Hold It All

Philosophy/Poetics/Politics

Category: Activists

A Beautiful Kaddish by Andrew Wimmer

I was writing in my Naikan notebook this morning, reflecting on some of what I’ve received from Andrew Wimmer. I remembered his “review” of The Book of Mev, and am happy to share it here.

This book contains multitudes.

Among other things,
 some beautiful faces, a spear through the heart,
Chomsky transformed,
and a bunch of hearts and minds wrapped in a tumor.

This is a book about the untimely death
 of Mev Puleo, a promising photojournalist, 
theologian, and seeker of the truth.

“Blessed are those who mourn.”
And mourn they do.

If you want hagiography, the life of the smiling girl with the camera who goes to Latin America and
 saves everybody, forget it. Read the rest of this entry »

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Share the Wealth

Lynda Nana Gyedua Oppong shares a fact each Humanities class.

Gita/Gandhi

Not agitated
By grief nor hankering after pleasure,
They livs free from lust and fear and anger.
Fettered no more by selfish attachments,
They  are not elated by good fortune
Nor depressed by bad. Such are the seers.
–Gita, chapter 2

Strength of numbers is the delight of the timid.
The valiant in spirit glory in fighting alone.
–Gandhi

__________

A man should reshape himself through the power of the will.
He should never let himself be degraded by self-will.
The will is the only friend of the Self,
And the will is the only enemy of the Self.
–Gita, chapter 6

Strength does not come from physical capacity.
It comes from an indomitable will.
–Gandhi

__________

Unerring in discrimination
Sovereign of the senses and passions
Free from the clamor of likes and dislikes…
–Gita, Chapter 18

Joy lies in the fight, in the attempt,
in the suffering involved,
not in the victory itself.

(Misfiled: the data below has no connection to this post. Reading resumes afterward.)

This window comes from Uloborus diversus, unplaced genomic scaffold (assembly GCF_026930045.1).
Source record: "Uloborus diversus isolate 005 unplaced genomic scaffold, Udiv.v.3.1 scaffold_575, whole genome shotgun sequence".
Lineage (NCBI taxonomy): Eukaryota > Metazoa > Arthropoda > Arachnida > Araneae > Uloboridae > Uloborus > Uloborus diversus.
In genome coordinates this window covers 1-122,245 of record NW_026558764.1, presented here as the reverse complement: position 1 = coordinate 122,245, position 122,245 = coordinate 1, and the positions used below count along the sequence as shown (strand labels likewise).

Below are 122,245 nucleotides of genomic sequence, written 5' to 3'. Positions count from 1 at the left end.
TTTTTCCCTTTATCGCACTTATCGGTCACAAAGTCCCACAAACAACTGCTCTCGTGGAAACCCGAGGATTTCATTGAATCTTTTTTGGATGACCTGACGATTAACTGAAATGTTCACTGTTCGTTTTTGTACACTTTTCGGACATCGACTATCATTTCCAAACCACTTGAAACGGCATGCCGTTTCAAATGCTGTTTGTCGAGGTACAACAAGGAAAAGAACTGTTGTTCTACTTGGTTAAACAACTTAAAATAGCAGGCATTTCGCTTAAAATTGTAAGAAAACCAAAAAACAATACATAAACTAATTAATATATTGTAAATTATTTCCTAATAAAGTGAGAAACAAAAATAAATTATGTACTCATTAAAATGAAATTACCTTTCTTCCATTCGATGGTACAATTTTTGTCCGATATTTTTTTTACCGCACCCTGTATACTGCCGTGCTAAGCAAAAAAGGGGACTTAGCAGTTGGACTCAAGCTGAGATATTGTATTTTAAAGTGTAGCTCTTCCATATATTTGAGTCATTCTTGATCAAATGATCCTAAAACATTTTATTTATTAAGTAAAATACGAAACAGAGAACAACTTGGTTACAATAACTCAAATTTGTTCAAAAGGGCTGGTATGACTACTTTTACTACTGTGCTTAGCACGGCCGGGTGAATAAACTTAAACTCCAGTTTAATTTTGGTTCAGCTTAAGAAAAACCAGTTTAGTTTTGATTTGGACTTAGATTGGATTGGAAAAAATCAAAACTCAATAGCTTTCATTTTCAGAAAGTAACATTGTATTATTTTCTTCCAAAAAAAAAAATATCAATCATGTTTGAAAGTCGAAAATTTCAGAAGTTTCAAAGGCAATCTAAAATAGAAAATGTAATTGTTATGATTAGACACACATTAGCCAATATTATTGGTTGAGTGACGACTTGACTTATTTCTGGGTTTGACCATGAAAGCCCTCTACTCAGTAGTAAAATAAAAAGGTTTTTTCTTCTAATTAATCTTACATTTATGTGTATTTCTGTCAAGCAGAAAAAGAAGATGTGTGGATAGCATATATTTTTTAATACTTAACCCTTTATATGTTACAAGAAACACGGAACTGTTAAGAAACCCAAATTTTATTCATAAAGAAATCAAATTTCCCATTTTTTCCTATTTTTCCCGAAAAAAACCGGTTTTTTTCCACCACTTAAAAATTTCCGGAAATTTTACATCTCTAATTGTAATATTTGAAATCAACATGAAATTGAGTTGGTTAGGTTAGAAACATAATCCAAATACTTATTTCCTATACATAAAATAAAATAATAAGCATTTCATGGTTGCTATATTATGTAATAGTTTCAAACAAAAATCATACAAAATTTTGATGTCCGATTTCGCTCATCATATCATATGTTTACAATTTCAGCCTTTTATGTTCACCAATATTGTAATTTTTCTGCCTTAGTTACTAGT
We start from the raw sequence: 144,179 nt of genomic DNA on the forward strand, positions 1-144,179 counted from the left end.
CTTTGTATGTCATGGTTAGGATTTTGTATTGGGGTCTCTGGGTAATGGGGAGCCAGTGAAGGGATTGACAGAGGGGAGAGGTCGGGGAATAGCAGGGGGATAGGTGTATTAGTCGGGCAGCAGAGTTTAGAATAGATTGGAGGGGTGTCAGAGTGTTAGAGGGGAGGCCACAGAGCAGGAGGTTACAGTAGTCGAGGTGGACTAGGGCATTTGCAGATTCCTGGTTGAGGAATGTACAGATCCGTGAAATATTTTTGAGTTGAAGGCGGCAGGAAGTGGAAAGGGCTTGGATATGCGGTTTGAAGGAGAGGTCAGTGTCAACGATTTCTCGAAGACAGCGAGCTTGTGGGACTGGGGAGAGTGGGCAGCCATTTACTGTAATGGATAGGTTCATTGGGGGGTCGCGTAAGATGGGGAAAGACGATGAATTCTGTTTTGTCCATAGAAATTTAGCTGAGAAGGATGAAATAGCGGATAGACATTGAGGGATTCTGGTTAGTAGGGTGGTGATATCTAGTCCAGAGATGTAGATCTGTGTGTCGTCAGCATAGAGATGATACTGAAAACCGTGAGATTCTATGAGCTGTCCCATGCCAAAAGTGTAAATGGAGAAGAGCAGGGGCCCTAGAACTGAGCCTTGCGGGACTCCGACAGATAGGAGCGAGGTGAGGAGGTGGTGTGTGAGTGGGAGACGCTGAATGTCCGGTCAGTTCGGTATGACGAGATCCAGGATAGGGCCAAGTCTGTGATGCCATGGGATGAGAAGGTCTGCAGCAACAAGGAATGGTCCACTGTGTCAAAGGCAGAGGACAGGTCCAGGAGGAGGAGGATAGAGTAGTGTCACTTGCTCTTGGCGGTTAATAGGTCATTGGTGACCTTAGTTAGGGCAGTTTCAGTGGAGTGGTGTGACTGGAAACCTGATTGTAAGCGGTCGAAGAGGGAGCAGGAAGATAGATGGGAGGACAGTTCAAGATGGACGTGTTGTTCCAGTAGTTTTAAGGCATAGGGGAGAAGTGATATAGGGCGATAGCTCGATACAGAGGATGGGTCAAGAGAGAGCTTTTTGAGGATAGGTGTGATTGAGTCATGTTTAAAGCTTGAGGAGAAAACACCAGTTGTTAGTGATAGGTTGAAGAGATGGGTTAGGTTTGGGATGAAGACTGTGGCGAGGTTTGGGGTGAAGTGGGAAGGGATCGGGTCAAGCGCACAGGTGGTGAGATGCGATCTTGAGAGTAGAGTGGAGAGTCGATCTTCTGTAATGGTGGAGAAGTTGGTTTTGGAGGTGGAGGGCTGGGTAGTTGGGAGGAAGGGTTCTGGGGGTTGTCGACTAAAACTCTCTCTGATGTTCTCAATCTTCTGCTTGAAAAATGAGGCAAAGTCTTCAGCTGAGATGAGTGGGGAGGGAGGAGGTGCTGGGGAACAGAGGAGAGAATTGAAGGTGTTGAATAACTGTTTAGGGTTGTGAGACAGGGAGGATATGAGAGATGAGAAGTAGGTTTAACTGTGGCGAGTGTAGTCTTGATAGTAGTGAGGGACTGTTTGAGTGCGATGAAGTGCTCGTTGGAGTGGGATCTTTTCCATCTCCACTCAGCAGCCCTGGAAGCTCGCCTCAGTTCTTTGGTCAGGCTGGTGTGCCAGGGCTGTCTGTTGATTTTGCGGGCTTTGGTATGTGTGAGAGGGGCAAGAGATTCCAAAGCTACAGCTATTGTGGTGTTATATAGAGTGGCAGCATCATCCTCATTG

–Gandhi

 

–Translations by Eknath Easwaran

Imagining Dubya Writing Barack

I came across the following when browsing Ralph Nader’s book, Return to Sender: Unanswered Letters to the President, 2001-2015.  Ralph is not holding his breath that Obama’s successor will be any different.

 

After nearly two years out, I can imagine George W. Bush writing his successor the following letter:

Dear President Obama:

As you know I’ve been peddling my book Decision Points and while doing interviews, people ask me what I think of the job you’re doing. My answer is the same: He deserves to make decisions without criticism from me. It’s a tough enough job as it is.

But their inquiries did prompt me to write you to privately express my continual admiration for the job you are doing. Amazing! I say “privately” because making my sentiments public would not do either of us any good, if you know what I mean.

First, I can scarcely believe my good fortune as to how your foreign and military policies—”continuity” was the word used recently by my good friend, Joe Lieberman—has protected my legacy. More than protected, you’ve proven yourself just as able—and I may say sometimes even more so—to “kick ass” as my Daddy used to say.